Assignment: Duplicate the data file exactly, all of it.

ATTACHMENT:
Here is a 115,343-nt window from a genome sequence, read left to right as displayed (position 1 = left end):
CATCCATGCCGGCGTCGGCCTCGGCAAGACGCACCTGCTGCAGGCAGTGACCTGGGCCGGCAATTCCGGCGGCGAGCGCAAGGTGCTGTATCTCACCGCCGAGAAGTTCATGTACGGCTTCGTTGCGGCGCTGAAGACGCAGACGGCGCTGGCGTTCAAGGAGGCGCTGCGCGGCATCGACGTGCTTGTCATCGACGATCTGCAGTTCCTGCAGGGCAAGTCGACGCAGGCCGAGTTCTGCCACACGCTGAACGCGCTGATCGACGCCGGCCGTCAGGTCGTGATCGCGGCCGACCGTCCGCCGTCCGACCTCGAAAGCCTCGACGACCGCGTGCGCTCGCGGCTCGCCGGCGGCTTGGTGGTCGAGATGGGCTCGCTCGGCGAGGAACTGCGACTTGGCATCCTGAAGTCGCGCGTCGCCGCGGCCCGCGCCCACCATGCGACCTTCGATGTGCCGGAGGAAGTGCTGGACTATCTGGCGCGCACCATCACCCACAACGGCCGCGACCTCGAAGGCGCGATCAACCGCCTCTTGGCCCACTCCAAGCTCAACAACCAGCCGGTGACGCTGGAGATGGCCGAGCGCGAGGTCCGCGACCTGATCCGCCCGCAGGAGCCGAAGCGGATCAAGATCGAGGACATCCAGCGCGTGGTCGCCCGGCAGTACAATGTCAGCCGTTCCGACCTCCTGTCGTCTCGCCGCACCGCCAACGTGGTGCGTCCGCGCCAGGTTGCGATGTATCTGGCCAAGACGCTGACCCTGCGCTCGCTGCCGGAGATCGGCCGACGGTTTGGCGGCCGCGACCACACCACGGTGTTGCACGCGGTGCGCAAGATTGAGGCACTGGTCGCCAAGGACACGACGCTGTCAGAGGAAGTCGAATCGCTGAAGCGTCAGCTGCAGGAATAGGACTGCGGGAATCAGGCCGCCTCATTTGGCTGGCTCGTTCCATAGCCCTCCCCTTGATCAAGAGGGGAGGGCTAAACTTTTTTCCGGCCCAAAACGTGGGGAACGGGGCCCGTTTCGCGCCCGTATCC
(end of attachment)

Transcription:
Here is a 115,343-nt window from a genome sequence, read left to right as displayed (position 1 = left end):
CATCCATGCCGGCGTCGGCCTCGGCAAGACGCACCTGCTGCAGGCAGTGACCTGGGCCGGCAATTCCGGCGGCGAGCGCAAGGTGCTGTATCTCACCGCCGAGAAGTTCATGTACGGCTTCGTTGCGGCGCTGAAGACGCAGACGGCGCTGGCGTTCAAGGAGGCGCTGCGCGGCATCGACGTGCTTGTCATCGACGATCTGCAGTTCCTGCAGGGCAAGTCGACGCAGGCCGAGTTCTGCCACACGCTGAACGCGCTGATCGACGCCGGCCGTCAGGTCGTGATCGCGGCCGACCGTCCGCCGTCCGACCTCGAAAGCCTCGACGACCGCGTGCGCTCGCGGCTCGCCGGCGGCTTGGTGGTCGAGATGGGCTCGCTCGGCGAGGAACTGCGACTTGGCATCCTGAAGTCGCGCGTCGCCGCGGCCCGCGCCCACCATGCGACCTTCGATGTGCCGGAGGAAGTGCTGGACTATCTGGCGCGCACCATCACCCACAACGGCCGCGACCTCGAAGGCGCGATCAACCGCCTCTTGGCCCACTCCAAGCTCAACAACCAGCCGGTGACGCTGGAGATGGCCGAGCGCGAGGTCCGCGACCTGATCCGCCCGCAGGAGCCGAAGCGGATCAAGATCGAGGACATCCAGCGCGTGGTCGCCCGGCAGTACAATGTCAGCCGTTCCGACCTCCTGTCGTCTCGCCGCACCGCCAACGTGGTGCGTCCGCGCCAGGTTGCGATGTATCTGGCCAAGACGCTGACCCTGCGCTCGCTGCCGGAGATCGGCCGACGGTTTGGCGGCCGCGACCACACCACGGTGTTGCACGCGGTGCGCAAGATTGAGGCACTGGTCGCCAAGGACACGACGCTGTCAGAGGAAGTCGAATCGCTGAAGCGTCAGCTGCAGGAATAGGACTGCGGGAATCAGGCCGCCTCATTTGGCTGGCTCGTTCCATAGCCCTCCCCTTGATCAAGAGGGGAGGGCTAAACTTTTTTCCGGCCCAAAACGTGGGGAACGGGGCCCGTTTCGCGCCCGTATCC